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Cognitive Behavioral Model Of Post Traumatic Stress Disorder (PTSD: Ehlers, Clark, 2000)

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The Cognitive Behavioral Model Of Post-Traumatic Stress Disorder (PTSD) identifies alterations in memory, cognitions, and behavior as critical maintenance factors. Their identification guides effective treatment strategies for PTSD.



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This worksheet presents a cognitive behavioral model of post-traumatic stress disorder (PTSD) by Ehlers & Clark (2000). This is an incredibly flexible model which identifies three maintenance mechanisms which serve to prolong distress in PTSD:

  • Memories having ‘unprocessed’ properties which mean they are more likely to be experienced as involuntarily, intrusive, vivid and experienced as if they were happening in the present
  • Beliefs regarding the trauma, the self, others, and the future which can lead to intense emotional reactions
  • Coping strategies (e.g. avoidance) which may have maladaptive consequences


Case conceptualizations are best completed with a client rather than presented as a ‘finished article’. When helping a client to conceptualize PTSD stages which it can be helpful to discuss include:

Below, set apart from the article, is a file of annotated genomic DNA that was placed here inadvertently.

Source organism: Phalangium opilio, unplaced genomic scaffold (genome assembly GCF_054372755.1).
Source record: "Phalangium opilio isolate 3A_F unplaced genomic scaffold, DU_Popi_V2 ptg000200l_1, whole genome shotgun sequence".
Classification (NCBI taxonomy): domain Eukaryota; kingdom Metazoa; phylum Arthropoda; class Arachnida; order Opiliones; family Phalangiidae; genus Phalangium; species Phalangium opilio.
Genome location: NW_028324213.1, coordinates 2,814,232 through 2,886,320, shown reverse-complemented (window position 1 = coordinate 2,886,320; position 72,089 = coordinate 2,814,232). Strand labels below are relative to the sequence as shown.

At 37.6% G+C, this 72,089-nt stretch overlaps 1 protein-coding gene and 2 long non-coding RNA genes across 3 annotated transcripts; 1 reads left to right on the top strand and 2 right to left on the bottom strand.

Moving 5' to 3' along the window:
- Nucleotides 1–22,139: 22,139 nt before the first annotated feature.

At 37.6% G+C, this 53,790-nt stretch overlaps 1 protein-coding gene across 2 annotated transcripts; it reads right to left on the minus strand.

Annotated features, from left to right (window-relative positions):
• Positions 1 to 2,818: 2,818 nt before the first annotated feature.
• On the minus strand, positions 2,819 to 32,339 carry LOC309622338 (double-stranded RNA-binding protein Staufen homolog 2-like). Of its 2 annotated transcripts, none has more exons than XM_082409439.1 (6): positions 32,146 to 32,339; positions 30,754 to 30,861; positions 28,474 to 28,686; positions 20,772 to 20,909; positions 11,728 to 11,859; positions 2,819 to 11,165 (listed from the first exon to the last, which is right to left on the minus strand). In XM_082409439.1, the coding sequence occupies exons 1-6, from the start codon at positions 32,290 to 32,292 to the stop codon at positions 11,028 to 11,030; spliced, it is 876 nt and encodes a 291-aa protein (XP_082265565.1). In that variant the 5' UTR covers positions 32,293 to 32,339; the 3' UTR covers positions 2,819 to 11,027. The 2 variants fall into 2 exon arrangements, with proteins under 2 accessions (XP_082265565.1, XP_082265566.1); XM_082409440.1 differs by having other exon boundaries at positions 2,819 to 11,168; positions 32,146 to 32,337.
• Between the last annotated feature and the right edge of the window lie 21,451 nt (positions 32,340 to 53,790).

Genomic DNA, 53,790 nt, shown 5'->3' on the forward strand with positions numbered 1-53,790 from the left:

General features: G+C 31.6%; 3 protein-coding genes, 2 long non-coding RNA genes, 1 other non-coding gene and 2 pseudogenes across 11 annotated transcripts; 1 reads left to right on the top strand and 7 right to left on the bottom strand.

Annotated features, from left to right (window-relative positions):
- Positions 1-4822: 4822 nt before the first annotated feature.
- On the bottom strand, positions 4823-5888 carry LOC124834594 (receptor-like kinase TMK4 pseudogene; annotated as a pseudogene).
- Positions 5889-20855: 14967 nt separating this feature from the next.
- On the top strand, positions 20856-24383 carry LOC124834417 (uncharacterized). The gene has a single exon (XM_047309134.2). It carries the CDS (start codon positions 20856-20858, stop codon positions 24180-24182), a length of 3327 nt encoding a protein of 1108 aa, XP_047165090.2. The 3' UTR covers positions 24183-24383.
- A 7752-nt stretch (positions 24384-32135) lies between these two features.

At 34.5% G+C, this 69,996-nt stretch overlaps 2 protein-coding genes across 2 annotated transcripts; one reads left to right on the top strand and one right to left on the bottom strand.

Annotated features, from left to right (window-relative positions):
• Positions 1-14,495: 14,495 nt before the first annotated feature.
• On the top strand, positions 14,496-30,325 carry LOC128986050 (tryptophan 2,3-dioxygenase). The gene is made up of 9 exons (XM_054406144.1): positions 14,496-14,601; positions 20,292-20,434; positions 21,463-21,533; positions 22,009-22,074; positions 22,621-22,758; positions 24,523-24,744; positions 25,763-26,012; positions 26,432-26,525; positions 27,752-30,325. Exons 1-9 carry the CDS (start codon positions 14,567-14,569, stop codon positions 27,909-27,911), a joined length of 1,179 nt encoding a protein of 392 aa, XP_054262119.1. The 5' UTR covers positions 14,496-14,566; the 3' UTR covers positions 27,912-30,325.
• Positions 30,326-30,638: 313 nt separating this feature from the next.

• Discussion of the trauma(s). These can be thought of as ‘facts’ about what the client has experienced
  • Discussion of the client’s state of mind at the time of the trauma. E.g. high adrenaline may have led to memories being improperly stored. Dissociation may have been an understandable reaction in the context of the events taking place.
  • Discussion of memories in PTSD. Their qualities (often vivid, involuntarily experienced, having ‘nowness’). Their content (e.g. what typical flashbacks are ‘of’).
  • Discussion of beliefs in PTSD. These can be peri-traumatic (at the time of the trauma) or post-traumatic.
  • Discussion of feelings and emotional states which result from memory re-experiencing or the activation of beliefs.
  • Discussion of coping strategies as ways of managing the intense feelings associated with PTSD.
  • Discssion of the intended and unintended consequences of the client’s coping strategies.


  • Ehlers, A., Clark, D. M. (2000). A cognitive model of posttraumatic stress disorder. Behaviour Research and Therapy, 38, 319-345.